As the second wave of coronavirus continues to rain down upon the United States, municipalities around the nation are grappling with just how best to encourage their people to be cautious and safe. This has led to more than a few locales mandating, (or attempting to mandate), the use of face masks in public.
The idea is simple: Face masks reduce the spread of COVID-19 by limiting the amount of travel that our respiratory droplets can do. This isn’t really up for debate, and even Georgia Governor Brian Kemp, who is suing the City of Atlanta for mandating masks, is encouraging people to don them.
Kemp’s concerns, which have been echoing throughout the nation, is that there needn’t be a legal mandate to do the right thing, as it vilifies otherwise good Americans.
In Miami, Florida, however, they are going about things a different way.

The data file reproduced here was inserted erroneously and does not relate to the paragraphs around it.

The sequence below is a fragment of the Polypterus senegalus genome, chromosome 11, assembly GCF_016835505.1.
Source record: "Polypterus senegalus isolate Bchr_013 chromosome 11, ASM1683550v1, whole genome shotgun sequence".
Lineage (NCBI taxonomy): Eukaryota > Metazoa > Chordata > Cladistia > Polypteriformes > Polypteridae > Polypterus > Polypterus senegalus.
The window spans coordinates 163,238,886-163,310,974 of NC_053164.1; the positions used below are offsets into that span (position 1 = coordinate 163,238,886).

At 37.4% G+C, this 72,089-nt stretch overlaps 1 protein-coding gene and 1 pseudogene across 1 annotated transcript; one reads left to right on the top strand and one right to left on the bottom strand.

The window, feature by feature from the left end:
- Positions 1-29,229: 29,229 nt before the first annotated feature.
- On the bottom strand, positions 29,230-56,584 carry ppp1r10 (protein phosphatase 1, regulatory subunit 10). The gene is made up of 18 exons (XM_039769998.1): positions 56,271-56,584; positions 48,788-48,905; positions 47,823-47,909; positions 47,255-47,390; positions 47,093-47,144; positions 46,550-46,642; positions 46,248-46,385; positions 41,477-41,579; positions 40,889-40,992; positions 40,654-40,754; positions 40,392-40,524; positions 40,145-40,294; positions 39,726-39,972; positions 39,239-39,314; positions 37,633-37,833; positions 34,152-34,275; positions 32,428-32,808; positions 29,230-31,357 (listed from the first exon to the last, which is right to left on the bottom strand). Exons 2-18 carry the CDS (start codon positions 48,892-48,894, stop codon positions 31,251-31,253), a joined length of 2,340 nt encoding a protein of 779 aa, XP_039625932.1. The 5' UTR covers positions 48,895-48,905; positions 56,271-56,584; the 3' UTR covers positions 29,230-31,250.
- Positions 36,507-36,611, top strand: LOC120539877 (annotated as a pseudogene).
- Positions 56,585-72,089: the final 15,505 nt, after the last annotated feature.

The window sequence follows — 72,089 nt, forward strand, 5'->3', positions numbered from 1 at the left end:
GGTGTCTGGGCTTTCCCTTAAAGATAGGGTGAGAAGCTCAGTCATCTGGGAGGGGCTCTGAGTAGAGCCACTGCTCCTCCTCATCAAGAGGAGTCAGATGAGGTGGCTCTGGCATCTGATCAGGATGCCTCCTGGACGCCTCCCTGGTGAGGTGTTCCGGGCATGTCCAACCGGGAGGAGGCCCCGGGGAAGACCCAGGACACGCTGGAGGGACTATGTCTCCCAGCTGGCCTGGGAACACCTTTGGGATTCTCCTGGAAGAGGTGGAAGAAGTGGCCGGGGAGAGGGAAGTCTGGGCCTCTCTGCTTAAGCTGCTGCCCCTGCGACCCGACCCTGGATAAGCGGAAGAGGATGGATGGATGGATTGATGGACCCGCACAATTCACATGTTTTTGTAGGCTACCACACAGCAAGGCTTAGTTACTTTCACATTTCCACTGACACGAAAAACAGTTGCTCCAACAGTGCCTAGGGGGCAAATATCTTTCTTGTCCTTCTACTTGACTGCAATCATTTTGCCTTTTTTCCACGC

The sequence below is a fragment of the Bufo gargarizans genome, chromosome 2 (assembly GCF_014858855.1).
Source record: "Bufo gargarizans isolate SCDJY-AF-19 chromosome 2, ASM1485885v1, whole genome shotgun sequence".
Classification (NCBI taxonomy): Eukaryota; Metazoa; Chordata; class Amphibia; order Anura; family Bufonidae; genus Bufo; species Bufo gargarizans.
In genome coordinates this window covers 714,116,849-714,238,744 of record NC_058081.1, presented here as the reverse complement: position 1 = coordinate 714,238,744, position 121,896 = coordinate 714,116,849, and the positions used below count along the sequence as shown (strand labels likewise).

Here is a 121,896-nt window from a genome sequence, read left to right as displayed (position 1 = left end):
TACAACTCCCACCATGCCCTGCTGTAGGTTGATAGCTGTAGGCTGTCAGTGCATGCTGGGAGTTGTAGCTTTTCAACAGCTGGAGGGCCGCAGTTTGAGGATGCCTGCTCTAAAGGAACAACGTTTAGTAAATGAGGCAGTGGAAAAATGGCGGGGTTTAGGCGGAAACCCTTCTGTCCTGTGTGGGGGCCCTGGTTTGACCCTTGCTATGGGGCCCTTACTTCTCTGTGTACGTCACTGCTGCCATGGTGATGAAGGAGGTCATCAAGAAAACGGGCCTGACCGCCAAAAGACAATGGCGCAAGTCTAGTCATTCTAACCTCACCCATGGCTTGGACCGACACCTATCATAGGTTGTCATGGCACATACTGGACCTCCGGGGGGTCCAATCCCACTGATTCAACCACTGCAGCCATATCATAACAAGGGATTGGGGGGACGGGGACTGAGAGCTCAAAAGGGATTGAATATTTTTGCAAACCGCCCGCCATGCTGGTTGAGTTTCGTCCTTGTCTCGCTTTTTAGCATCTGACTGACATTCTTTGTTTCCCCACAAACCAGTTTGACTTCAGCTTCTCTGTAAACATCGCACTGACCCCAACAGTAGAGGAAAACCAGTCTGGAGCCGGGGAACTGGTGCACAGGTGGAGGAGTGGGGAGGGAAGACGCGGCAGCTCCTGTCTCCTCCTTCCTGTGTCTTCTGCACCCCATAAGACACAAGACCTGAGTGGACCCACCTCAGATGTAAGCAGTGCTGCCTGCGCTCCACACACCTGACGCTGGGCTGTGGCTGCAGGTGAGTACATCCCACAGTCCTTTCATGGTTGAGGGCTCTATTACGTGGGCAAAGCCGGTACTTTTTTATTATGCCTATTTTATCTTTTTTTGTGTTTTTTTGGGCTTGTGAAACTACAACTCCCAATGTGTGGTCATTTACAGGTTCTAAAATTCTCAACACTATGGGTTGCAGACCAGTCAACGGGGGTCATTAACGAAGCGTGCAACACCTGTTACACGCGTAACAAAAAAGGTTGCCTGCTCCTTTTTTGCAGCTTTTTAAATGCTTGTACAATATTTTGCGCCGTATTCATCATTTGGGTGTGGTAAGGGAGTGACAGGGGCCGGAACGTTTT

Miami-Dade County Mayor Carlos A. Gimenez announced the updated mask order on July 1, requiring masks “in all public spaces inside and outdoors throughout Miami-Dade County.” The order essentially expanded on his April mask order, requiring coverings to be worn outdoors “with few exceptions.”
Penalties for non-compliance include up to $500 in fines or jail time.
City officials are now looking to ramp up enforcement, reportedly dedicating a team of 39 police officers to back the mandate, according to the Sun-Sentinel. The first three offenses will come with a fine of $50, $100, and $500 depending on if it was a first, second, or third violation. After that, the individual can face jail time.
Miami-Dade has been hit hardest by the virus, comprising roughly 24 percent of Florida’s total cases, 25 percent of the state’s overall coronavirus-related fatalities, and 22 percent of total hospitalizations. A Wednesday morning snapshot from the state’s Agency for Health Care Administration showed that 2,011 are hospitalized in Miami-Dade with the “primary diagnosis” of the novel coronavirus, of 9,530 statewide.
Florida’s surging coronavirus numbers have created a troublesome situation for the tourism-dependent state economy, especially now that several sports leagues are amassed in Orlando to utilize the ESPN Wide World of Sports complex.
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